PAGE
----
1. I have reservations about this referendum. It seems like a lot of money for a city our size. It also concerns me that this is just for George Mason and I wonder if we will be able to borrow more funds when we need them for the other schools.

    I think this whole referendum and analysis is a bit hurried and haphazard for the amount involved.

    When I see the chart of how much debt we will be carrying compared to other jurisdictions, it is a little unsettling.

    Not sure where anyone else stands because no one seems to want to talk about it. If it’s for the schools, we have been trained to say yes otherwise people think we don’t care about schools. I care deeply about the schools but I think this is just a little to much for our little city.

  2. Don’t forget the Mount Daniel fiasco. Keep in mind the mis-management and cost overrun that occurred. To date, I don’t believe any city official has publicly apologized to taxpayers about the delays and the large amount of wasted taxpayer money. It is simply brushed aside. And now many of these same folks want your complete trust in managing a project that is at least 10 to 15 times as big. If Count on a high school project that when is all said and done will no doubt cost a lot more than $120 million despite referendum language…..not to mention increasing operational costs which no one seems to want to talk about right now, but which you will definitely hear about when the next budget season rolls around when the schools ignore budget guidance and the city manager and city council will not have the strength to say no….operational increases that will be on top of the large debt service and exceed revenue projections.

  3. I have a question, and perhaps some more savvy municipal finance types have an answer. The projected “net tax yield” on the new development on the 8 – 10 acres of high school land is $3.1m per year starting in 2033 (which means the net present value of that $3.1 million is a lot less). My question, however, is that the current cost of a student in our school system is $18,418 (2016 data), and there is a projected 150 new students (city projections, probably a low number) in the new residential development. That amounts to a $2.762 million cost in current dollars, much higher in 15 years. So how can the tax revenue increase of $3.1 million possibly offset the cost of the new students? I do not think that the cost is reflected in the tax yield projections but I could be wrong. On the surface, this looks like we would be investing in negative cash flow.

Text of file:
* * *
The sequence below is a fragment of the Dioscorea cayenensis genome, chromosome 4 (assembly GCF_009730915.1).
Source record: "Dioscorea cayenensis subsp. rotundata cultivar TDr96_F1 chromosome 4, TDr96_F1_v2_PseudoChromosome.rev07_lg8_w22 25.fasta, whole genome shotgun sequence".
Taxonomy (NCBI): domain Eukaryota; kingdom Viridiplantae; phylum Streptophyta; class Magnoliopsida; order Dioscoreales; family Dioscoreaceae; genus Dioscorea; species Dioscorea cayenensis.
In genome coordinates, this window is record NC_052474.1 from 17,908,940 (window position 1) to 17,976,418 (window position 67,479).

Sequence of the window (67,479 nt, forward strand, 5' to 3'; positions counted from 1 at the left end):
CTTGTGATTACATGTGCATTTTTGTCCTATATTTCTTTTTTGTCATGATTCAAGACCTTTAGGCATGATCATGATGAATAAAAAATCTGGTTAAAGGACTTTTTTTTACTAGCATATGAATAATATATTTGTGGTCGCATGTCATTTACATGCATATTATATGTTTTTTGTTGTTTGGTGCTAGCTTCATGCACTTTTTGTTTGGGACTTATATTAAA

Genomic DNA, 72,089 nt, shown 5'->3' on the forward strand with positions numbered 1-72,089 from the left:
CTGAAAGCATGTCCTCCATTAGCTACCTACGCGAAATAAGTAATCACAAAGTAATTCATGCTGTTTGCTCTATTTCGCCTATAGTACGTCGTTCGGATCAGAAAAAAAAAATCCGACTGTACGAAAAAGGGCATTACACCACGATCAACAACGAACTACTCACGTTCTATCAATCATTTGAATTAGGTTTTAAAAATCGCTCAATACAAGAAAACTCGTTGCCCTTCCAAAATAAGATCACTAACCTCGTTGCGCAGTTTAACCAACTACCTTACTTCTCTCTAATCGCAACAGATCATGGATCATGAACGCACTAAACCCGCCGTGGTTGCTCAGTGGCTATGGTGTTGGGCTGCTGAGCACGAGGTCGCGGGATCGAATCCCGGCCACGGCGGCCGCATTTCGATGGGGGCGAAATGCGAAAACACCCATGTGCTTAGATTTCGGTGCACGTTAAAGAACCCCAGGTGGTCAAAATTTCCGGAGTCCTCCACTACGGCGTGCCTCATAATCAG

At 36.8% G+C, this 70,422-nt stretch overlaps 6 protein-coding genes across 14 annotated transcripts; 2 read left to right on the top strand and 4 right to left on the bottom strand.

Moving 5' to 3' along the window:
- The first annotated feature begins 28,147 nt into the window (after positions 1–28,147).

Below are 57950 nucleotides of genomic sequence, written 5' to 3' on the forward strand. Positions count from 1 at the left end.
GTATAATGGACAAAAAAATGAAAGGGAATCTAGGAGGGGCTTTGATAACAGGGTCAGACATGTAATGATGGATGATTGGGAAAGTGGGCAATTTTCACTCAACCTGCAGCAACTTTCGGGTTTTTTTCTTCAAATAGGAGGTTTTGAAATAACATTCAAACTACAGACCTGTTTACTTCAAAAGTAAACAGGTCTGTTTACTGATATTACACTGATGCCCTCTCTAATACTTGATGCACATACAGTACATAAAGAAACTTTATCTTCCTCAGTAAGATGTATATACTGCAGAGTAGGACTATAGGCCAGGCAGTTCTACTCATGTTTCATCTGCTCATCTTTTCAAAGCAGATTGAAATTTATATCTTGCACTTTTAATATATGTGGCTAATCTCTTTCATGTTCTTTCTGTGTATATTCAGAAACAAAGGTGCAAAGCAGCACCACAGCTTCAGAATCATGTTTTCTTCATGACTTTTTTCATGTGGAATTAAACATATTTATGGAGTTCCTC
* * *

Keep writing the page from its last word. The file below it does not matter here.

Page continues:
4. The Mt. Daniel situation is what concerns me most – very poor planning with this led to significant cost overruns – and the project is barely off the ground. It really actually never should’ve been started!
    Apart from this, I agree with Brian H – it’s acceptable to support our schools and not support this bond.
    Also, $120M – this is a ton of money! I’m aware of other HS’s around the Country being built right now for half as much or less. Even $60M would be a huge amount of debt but I’m certain the high school could be built for this – the interim superintendent had this thought as well.

  5. Joe, You raise good questions and understand the issue. The net tax yield is based upon a city model that the city uses to determine how much we will yield after expenses. It’s a model with deficiencies and it has been wrong in the past. The big component that the city used when they used the model and provided the net tax yield was they expect 1000 new apartments to generate only 150 kids. I would submit that a large apartment complex so close to MEH and GMHS would be a major draw to families with children – they never have to take the bus, they never have to be picked up, they can come and go from home without supervision. We have asked the city to run those models with more children and you can see that the net revenue is quickly net neutral or net negative. This is what happen at Pearson Square which the city will just call an anomaly instead of planning for another a similar outcome.

    I think the city is being misleading by not running the models with different risk levels. It is a disservice to the citizens.

    The cost per student is confusing because it is subsidized by the Federal and State Government. The current cost to educate each child is $18,418 of which 82.5% is paid by local RE taxes. The city and schools DO NOT include debt when they show the ratio of how much of our local funds go to the schools unlike other jurisdictions. If you just add the current debt associated with schools, the school takes 51.1% of the annual budget. You can compare apples-apples if you look at the data provided by WABE instead of the FCCPS site as it includes all expenses that are related to the schools. FCCPS never includes debt when they show their expenses, they just look at select data so it is not a true financial picture of school expenses.

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